In this day and age, a bargain is hard to come by. Sure, there is a lot of cheap stuff out there but to find something substantial, satisfying and reasonably priced, all at the same time, is a rarity.
When Becky mentioned great big, spicy hot pots at Red 6, I made sure to check it out promptly.
Red 6 is a tiny Mom & Pop shop in Parkcrest Plaza on Broadway in Burnaby. The room seats maybe twenty and on a cold, rainy day it’s packed. The main attraction here are the ridiculously huge, steaming hot pots.
This past Thursday was particularly wet and chilly. After Becky described the bountiful, spicy bowls on offer here, we grabbed The Gut and the three of us dug in.
The standard set for the Assorted Hot Pot consists of a choice of meat…beef, pork, chicken or fish. You can also opt for the seafood version (shrimp, mussel and fish ball). You choose rice or noodle and one of seven types of soup.
The Gut went for the Miso Soup with chicken. It looked darn good and due to the long amount of silence, I’ll assume it tasted just as good.
As Ben from Chowtimes was headed off to Beijing for an extended work stint, a bunch of us got together for a send-off. The original plan was for a spicy feast at Aree Thai. Turns out they were closed that night so I put out a call for some different options. The ever-intrepid Fmed came up with a very unique suggestion…Khyber Pass.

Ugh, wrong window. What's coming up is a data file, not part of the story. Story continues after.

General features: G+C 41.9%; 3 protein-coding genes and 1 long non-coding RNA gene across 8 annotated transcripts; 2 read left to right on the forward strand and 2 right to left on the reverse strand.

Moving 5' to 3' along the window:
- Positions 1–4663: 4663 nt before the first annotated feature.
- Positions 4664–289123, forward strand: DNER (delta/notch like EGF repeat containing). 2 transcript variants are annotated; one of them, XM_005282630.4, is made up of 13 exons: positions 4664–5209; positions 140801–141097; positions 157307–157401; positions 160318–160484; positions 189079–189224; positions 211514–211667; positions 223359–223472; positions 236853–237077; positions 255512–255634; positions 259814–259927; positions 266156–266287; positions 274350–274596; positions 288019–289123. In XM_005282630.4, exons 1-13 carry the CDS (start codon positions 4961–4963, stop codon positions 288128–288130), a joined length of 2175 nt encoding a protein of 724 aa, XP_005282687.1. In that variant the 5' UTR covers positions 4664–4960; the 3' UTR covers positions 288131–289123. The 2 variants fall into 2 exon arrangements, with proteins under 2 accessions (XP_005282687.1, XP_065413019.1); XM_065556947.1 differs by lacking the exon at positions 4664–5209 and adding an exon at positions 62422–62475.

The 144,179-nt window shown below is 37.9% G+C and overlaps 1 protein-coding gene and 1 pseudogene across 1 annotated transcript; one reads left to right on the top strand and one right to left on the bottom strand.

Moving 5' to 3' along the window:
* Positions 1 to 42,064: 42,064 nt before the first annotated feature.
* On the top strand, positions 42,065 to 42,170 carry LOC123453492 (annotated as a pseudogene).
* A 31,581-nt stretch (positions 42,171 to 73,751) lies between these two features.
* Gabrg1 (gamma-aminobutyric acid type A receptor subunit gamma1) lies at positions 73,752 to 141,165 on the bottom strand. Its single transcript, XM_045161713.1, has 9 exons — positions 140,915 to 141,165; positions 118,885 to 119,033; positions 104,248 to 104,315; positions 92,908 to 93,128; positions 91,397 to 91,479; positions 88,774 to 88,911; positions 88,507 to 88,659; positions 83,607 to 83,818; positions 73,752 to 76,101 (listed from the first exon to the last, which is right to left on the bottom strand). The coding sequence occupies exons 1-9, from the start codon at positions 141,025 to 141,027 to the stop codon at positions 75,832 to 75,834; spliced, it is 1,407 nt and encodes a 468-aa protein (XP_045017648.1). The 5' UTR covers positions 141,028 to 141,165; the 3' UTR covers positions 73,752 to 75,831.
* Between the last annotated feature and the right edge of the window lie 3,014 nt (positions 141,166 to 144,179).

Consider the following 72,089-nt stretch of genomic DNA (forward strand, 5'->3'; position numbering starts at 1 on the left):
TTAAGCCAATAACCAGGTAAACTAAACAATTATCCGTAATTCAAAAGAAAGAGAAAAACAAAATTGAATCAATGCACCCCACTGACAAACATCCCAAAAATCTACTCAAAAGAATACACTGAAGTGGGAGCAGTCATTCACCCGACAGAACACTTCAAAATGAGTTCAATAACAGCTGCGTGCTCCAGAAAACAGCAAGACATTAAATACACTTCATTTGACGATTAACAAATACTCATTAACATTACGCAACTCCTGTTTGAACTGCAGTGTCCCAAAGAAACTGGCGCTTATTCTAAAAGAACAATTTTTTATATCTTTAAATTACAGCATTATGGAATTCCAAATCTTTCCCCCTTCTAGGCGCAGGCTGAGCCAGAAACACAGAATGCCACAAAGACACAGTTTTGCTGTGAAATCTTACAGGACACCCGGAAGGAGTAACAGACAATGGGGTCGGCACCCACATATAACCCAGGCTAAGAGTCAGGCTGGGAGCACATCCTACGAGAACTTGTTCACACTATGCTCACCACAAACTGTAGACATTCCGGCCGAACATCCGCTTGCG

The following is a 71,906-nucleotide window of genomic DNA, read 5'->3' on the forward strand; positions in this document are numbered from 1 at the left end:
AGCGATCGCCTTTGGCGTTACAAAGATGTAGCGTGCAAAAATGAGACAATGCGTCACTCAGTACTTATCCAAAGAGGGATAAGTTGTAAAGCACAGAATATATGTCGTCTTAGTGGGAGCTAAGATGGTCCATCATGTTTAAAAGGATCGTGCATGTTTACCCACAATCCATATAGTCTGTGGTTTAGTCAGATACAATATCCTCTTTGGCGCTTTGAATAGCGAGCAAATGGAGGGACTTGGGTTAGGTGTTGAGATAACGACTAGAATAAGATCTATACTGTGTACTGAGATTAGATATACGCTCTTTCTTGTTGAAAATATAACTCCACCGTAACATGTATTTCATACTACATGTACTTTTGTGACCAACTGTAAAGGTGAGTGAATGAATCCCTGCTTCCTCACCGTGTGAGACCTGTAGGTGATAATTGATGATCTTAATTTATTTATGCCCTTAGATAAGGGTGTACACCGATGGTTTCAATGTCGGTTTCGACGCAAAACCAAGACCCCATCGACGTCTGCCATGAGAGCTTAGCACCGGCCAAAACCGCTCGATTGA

Khyber Pass is right near Kingsway & Victoria in East Van in what was formerly the Red Fort. They offer Afghan and Pakistani fare in a cozy, kitschy, old-school dining room.
Not the most modern or elegant of settings but a nice sense of comfort sets in immediately. We had originally planned for a dozen or so diners. Fmed had wangled us a set rate of $14 a head. Come mealtime, we were down to seven folks. Not sure if the kitchen got word of the down-size because we got hit with a massive amount of food.
We had a rough idea of tonight’s menu…some kebabs, some curry, some rice. The appies, however, were to be a mystery. The first plate was a simple form of spring roll.
About as simple as you can make it. There’s cabbage, carrot, pepper and a bit of seasoning. A mildly spicy tamarind dip alongside.
The Mantoo are Afghanistan’s (and neighbouring regions’) dumpling. They are full of spiced beef or lamb and covered in a minty yogurt sauce. They’re then topped with a ratatouille of beans, corn, peas and peppers. Not sure why the addition of the stewed veg…seems to obscure the mildly flavored dumpling and delicate sauce.